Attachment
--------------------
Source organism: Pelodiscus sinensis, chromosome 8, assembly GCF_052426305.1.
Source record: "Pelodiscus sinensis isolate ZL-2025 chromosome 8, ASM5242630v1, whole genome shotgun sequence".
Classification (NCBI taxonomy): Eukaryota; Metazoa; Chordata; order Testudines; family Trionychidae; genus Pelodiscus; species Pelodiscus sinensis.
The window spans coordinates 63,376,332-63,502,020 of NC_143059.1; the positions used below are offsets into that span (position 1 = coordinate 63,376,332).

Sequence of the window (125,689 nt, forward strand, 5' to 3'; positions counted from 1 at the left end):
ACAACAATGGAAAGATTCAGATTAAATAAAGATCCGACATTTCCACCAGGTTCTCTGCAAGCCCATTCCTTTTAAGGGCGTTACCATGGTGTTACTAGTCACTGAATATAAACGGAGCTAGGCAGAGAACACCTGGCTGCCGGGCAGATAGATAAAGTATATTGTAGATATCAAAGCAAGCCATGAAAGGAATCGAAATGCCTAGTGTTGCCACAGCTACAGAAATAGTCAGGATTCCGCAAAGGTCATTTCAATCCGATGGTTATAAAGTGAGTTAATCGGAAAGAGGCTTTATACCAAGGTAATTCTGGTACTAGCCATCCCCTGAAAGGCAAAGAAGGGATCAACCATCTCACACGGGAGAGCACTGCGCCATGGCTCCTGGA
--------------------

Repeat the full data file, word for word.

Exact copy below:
Source organism: Pelodiscus sinensis, chromosome 8, assembly GCF_052426305.1.
Source record: "Pelodiscus sinensis isolate ZL-2025 chromosome 8, ASM5242630v1, whole genome shotgun sequence".
Classification (NCBI taxonomy): Eukaryota; Metazoa; Chordata; order Testudines; family Trionychidae; genus Pelodiscus; species Pelodiscus sinensis.
The window spans coordinates 63,376,332-63,502,020 of NC_143059.1; the positions used below are offsets into that span (position 1 = coordinate 63,376,332).

Sequence of the window (125,689 nt, forward strand, 5' to 3'; positions counted from 1 at the left end):
ACAACAATGGAAAGATTCAGATTAAATAAAGATCCGACATTTCCACCAGGTTCTCTGCAAGCCCATTCCTTTTAAGGGCGTTACCATGGTGTTACTAGTCACTGAATATAAACGGAGCTAGGCAGAGAACACCTGGCTGCCGGGCAGATAGATAAAGTATATTGTAGATATCAAAGCAAGCCATGAAAGGAATCGAAATGCCTAGTGTTGCCACAGCTACAGAAATAGTCAGGATTCCGCAAAGGTCATTTCAATCCGATGGTTATAAAGTGAGTTAATCGGAAAGAGGCTTTATACCAAGGTAATTCTGGTACTAGCCATCCCCTGAAAGGCAAAGAAGGGATCAACCATCTCACACGGGAGAGCACTGCGCCATGGCTCCTGGA